Monday, November 1, 2010

Guest Blogger: Chris Wardle and The Tinfish Series

Chris Wardle is on tour with his five-book Tinfish series. I've already read the first three books in this series and enjoyed these quirky characters who are drawn together as a result of climate changes to their world. I'll be reading the last two books and reviewing them at the end of the month on my kid's book blog, TC&TBC.

Here are the books in the series:

Book One: The lighthouse of Mr. Tinfish

Book Two: Mr. Choli’s River Trip

Book Three: Mr. Vinegar and the Frozen Sea (my personal favorite so far)

Book Four: Mrs. Cat-biscuit’s search for the downward land

Book Five: Mr. Ginger and the disappearing fish

Chris is our special guest bloger today. I hope you enjoy his post.

Apple Crumble by Chris Wardle

In Mr. Vinegar and the Frozen Sea, the third book from the Tinfish series, Mr. Ginger graduates from being a mere recipient of Mrs. Tinfish’s mackerel sandwiches to becoming the team’s head chef. This transformation is accompanied by his discovery of a cookery book containing elaborate recipes, for which he has limited understanding and none of the right ingredients. Needless to say, the results of his culinary endeavours have remained somewhat questionable.

In many ways, Mr. Ginger’s voyage of discovery into the world of cookery is similar to my own (apart from the mackerel sandwich bit, although I can be partial to one…). My cooking experience, up to the point that I left home for university, came from two directions. Firstly, from my pub-kitchen job on a Saturday night where, after considerable dedication to the washing-up, my responsibilities were elevated to doing the toast for the chicken-liver pate and rinsing the slugs out of the lettuce.

Meanwhile, at school I had been prepared for survival in the outside world with a curriculum based almost entirely on jars of stewed apple. At around the age of ten, the state education system deemed it appropriate for me to get about four one-hour lessons of home economics, after which we were moved on to the craft department to make strange-looking clay animals for the rest of the term. I was packed off to school with a plastic bag containing an oven dish and the ingredients for an apple crumble. The following week we attempted a stewed apple pastry thing, and I believe we also took on the ambitions of a stewed-apple pie before my education was declared complete. So, nothing in the skills department that actually enabled me to feed myself on a daily basis. Also, unless I was away sick on that day, I don’t recall any mention of economics within the home either.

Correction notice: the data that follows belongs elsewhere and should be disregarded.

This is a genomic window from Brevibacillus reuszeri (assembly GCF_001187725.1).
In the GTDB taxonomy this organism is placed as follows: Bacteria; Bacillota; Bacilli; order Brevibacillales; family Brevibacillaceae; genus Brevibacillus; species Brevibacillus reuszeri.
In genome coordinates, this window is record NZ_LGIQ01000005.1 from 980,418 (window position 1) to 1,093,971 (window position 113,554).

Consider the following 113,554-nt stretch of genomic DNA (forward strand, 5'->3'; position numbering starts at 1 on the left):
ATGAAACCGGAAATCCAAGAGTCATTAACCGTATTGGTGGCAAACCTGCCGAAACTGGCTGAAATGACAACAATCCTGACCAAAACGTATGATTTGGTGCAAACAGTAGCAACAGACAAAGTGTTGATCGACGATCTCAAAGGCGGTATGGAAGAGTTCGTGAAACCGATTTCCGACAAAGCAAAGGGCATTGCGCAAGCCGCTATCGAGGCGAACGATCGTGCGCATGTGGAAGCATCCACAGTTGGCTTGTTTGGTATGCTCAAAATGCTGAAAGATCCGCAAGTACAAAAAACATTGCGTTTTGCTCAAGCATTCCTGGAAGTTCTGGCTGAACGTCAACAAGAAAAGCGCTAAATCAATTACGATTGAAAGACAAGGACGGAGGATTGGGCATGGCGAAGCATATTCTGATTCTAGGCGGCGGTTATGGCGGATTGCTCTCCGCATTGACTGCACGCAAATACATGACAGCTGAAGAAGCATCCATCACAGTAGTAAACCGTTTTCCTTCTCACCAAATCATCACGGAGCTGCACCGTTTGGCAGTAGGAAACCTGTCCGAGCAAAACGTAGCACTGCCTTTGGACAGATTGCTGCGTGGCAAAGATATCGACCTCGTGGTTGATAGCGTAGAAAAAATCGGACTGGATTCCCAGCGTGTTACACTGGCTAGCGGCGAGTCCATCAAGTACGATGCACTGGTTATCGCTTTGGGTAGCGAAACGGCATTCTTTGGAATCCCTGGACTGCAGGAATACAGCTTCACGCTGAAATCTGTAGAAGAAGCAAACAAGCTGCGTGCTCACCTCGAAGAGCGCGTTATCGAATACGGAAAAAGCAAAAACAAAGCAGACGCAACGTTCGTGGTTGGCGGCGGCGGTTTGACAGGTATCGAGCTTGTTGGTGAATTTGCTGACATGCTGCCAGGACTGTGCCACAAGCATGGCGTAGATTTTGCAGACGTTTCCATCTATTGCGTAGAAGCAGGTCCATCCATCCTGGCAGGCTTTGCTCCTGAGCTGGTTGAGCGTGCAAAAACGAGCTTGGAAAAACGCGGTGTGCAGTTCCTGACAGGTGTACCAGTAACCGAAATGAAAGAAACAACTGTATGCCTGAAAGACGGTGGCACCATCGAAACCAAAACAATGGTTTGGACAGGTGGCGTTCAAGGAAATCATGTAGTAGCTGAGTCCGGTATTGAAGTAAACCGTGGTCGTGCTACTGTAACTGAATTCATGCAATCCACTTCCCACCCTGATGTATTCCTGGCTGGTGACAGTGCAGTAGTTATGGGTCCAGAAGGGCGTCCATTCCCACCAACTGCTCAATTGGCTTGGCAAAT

Since leaving home on this thin grounding of apple crumble and de-slugged lettuce, it is perhaps no surprise that my current signature dish has not been plucked straight from the a’la carte menu. My most accomplished meal is in fact the humble spaghetti-omelette, a recipe which I picked up whilst I was working in West Cameroon. It’s one I think that Mr. Ginger would approve of, so long as a large helping of mackerel was thrown in there as well for good measure.

Chris Wardle holds a bachelor’s degree in physical geography as well as a Master’s degree for water supply in developing countries.

Over the last ten years Chris has travelled extensively in developing countries working on charity projects in poor communities. He has been able to draw on his numerous experiences to inspire his creative works, particularly living for long periods in communities with different cultures in Africa and Asia.

An orphaned kitten in Northern Uganda was the inspiration for Mr. Choli’s character in the Tinfish series. He now lives in the UK with Chris’s family (via a few months with a foster family in France to organise his European passport).

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Cheryl said...

Thanks for the great article, Chris. Wishing you much success.


Susanne Drazic said...

This was a fun post. The books sound interesting. I'll have to check out the kid's book blog at the end of the month for your review of the last two books.

Chris Wardle said...

Hi Cheryl. Glad you enjoyed the tales from my childhood cookery - or lack there of. I'm looking forward to your reviews of the remaining books later in the month.

Martha Moloney said...

Very interesting article from Chris. I have read all the books in the series and found them amusing, quirky and with a message. I was so impressed I purchased the complete series for both the primary schools in my town, the principals of the schools were delighted to recieve the books for the libraries.